However, with our review model, we discovered (to our surprise) a fret-out issue with the high E string between the 12th and 16th fret! Though not a major problem and an easily remedied issue, it was surprising to experience this on a premium Taylor instrument. During typical playing and recording, we didn’t even notice this as we routinely just played the lower registers of the instrument, but as we riffed out and took advantage of the single cutaway to reach those high registers for acoustic soloing, we came across the issue. And even then, we didn’t really notice it until we played single note runs with an aggressive attack. Had we not experienced this issue with the instrument loaned to us for review, the guitar would have earned another half-star for Usability.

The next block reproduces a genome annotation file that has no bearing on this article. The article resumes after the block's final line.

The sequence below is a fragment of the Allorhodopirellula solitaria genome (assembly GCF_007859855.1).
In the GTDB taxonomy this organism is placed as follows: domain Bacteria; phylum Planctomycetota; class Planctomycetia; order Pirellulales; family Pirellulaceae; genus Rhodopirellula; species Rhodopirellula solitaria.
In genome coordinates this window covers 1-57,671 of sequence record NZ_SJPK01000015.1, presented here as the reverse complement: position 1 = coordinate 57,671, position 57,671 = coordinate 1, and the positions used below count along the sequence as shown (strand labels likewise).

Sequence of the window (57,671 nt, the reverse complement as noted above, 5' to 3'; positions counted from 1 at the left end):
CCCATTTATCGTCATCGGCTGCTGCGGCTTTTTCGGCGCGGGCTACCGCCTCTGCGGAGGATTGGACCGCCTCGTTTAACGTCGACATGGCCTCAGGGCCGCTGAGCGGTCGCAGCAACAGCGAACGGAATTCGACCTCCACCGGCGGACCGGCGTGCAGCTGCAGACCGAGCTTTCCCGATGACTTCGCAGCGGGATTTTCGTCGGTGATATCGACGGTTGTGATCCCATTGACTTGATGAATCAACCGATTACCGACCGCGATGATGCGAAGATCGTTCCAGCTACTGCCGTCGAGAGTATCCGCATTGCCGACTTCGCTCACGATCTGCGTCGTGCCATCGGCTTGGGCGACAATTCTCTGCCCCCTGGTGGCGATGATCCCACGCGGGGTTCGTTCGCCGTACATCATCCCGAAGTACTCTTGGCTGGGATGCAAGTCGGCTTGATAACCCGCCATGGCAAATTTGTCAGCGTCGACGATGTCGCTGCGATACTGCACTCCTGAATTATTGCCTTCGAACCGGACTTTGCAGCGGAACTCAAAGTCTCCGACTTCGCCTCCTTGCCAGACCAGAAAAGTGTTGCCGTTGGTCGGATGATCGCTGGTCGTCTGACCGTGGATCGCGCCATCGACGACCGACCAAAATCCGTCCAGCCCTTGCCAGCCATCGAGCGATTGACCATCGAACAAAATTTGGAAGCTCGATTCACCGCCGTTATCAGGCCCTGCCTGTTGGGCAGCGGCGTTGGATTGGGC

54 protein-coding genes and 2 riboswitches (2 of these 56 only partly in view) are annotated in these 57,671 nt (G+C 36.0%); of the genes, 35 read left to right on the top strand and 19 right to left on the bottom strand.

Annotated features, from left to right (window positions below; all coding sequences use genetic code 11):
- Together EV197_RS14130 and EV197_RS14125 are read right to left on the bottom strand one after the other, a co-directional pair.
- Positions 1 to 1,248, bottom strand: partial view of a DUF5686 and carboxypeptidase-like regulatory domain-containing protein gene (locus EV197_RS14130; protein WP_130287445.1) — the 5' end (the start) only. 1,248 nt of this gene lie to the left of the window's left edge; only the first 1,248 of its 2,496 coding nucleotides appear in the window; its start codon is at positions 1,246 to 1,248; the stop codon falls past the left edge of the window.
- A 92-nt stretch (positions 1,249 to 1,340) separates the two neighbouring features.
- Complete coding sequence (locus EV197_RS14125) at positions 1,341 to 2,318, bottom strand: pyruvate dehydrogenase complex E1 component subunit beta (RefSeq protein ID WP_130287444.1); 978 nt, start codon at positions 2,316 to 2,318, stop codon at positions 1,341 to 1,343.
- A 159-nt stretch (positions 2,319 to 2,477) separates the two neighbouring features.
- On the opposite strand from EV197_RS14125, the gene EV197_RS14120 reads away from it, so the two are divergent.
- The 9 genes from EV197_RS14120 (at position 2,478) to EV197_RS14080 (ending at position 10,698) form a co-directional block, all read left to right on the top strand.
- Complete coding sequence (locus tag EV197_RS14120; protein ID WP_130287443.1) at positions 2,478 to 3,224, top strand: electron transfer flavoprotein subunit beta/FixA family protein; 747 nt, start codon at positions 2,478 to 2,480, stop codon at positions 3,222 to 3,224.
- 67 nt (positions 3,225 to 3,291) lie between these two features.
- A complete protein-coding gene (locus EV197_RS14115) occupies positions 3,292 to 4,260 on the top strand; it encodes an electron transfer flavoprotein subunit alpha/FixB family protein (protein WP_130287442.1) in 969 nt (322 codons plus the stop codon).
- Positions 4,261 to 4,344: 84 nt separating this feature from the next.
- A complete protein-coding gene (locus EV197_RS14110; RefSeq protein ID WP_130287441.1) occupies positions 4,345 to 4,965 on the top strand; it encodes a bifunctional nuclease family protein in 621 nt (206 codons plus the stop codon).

The Taylor 610ce we reviewed maintained consistent tuning for days, even when using alternate tunings — and we used some extreme alternate tunings at that. The Taylor tuners provide smooth adjustment without slip or binding thanks to their Tusq nut and bridge saddle.
The Taylor Expression System was extremely easy to use from a plug-and-play perspective. The use of volume, treble and base controls kept things simple when finding just the right EQ setting, and the ability to use a quarter-inch to XLR cable without a DI added to the convenience factor.